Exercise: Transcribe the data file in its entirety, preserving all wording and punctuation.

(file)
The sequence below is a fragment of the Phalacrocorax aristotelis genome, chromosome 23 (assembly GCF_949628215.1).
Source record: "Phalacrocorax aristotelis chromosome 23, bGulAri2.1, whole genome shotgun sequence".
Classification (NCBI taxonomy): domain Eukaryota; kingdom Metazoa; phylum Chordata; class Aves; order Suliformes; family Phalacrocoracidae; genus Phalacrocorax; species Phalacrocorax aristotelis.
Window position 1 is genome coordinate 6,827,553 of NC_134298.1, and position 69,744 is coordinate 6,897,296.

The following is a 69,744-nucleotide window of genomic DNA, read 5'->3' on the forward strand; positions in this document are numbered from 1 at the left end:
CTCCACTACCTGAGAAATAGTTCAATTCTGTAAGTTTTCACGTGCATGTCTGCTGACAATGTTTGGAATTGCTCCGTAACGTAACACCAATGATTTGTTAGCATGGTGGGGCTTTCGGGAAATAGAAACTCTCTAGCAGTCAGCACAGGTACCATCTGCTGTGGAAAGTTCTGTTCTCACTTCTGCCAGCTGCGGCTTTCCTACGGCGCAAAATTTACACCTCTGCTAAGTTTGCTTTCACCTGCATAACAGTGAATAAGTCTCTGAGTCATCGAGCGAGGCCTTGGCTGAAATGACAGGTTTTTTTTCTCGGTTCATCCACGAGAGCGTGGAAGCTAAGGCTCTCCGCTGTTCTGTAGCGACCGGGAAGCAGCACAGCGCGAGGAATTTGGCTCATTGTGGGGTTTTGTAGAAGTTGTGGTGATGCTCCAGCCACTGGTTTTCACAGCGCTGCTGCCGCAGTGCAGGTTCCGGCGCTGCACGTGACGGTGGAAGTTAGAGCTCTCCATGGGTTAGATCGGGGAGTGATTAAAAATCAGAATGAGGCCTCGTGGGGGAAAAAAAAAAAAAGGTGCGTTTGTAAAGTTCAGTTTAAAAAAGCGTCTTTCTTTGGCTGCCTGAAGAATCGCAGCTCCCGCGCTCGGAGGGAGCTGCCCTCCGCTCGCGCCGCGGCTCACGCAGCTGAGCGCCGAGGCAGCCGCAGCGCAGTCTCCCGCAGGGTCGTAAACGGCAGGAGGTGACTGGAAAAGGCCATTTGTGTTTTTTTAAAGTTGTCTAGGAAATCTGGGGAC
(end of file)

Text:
The sequence below is a fragment of the Phalacrocorax aristotelis genome, chromosome 23 (assembly GCF_949628215.1).
Source record: "Phalacrocorax aristotelis chromosome 23, bGulAri2.1, whole genome shotgun sequence".
Classification (NCBI taxonomy): domain Eukaryota; kingdom Metazoa; phylum Chordata; class Aves; order Suliformes; family Phalacrocoracidae; genus Phalacrocorax; species Phalacrocorax aristotelis.
Window position 1 is genome coordinate 6,827,553 of NC_134298.1, and position 69,744 is coordinate 6,897,296.

The following is a 69,744-nucleotide window of genomic DNA, read 5'->3' on the forward strand; positions in this document are numbered from 1 at the left end:
CTCCACTACCTGAGAAATAGTTCAATTCTGTAAGTTTTCACGTGCATGTCTGCTGACAATGTTTGGAATTGCTCCGTAACGTAACACCAATGATTTGTTAGCATGGTGGGGCTTTCGGGAAATAGAAACTCTCTAGCAGTCAGCACAGGTACCATCTGCTGTGGAAAGTTCTGTTCTCACTTCTGCCAGCTGCGGCTTTCCTACGGCGCAAAATTTACACCTCTGCTAAGTTTGCTTTCACCTGCATAACAGTGAATAAGTCTCTGAGTCATCGAGCGAGGCCTTGGCTGAAATGACAGGTTTTTTTTCTCGGTTCATCCACGAGAGCGTGGAAGCTAAGGCTCTCCGCTGTTCTGTAGCGACCGGGAAGCAGCACAGCGCGAGGAATTTGGCTCATTGTGGGGTTTTGTAGAAGTTGTGGTGATGCTCCAGCCACTGGTTTTCACAGCGCTGCTGCCGCAGTGCAGGTTCCGGCGCTGCACGTGACGGTGGAAGTTAGAGCTCTCCATGGGTTAGATCGGGGAGTGATTAAAAATCAGAATGAGGCCTCGTGGGGGAAAAAAAAAAAAAGGTGCGTTTGTAAAGTTCAGTTTAAAAAAGCGTCTTTCTTTGGCTGCCTGAAGAATCGCAGCTCCCGCGCTCGGAGGGAGCTGCCCTCCGCTCGCGCCGCGGCTCACGCAGCTGAGCGCCGAGGCAGCCGCAGCGCAGTCTCCCGCAGGGTCGTAAACGGCAGGAGGTGACTGGAAAAGGCCATTTGTGTTTTTTTAAAGTTGTCTAGGAAATCTGGGGAC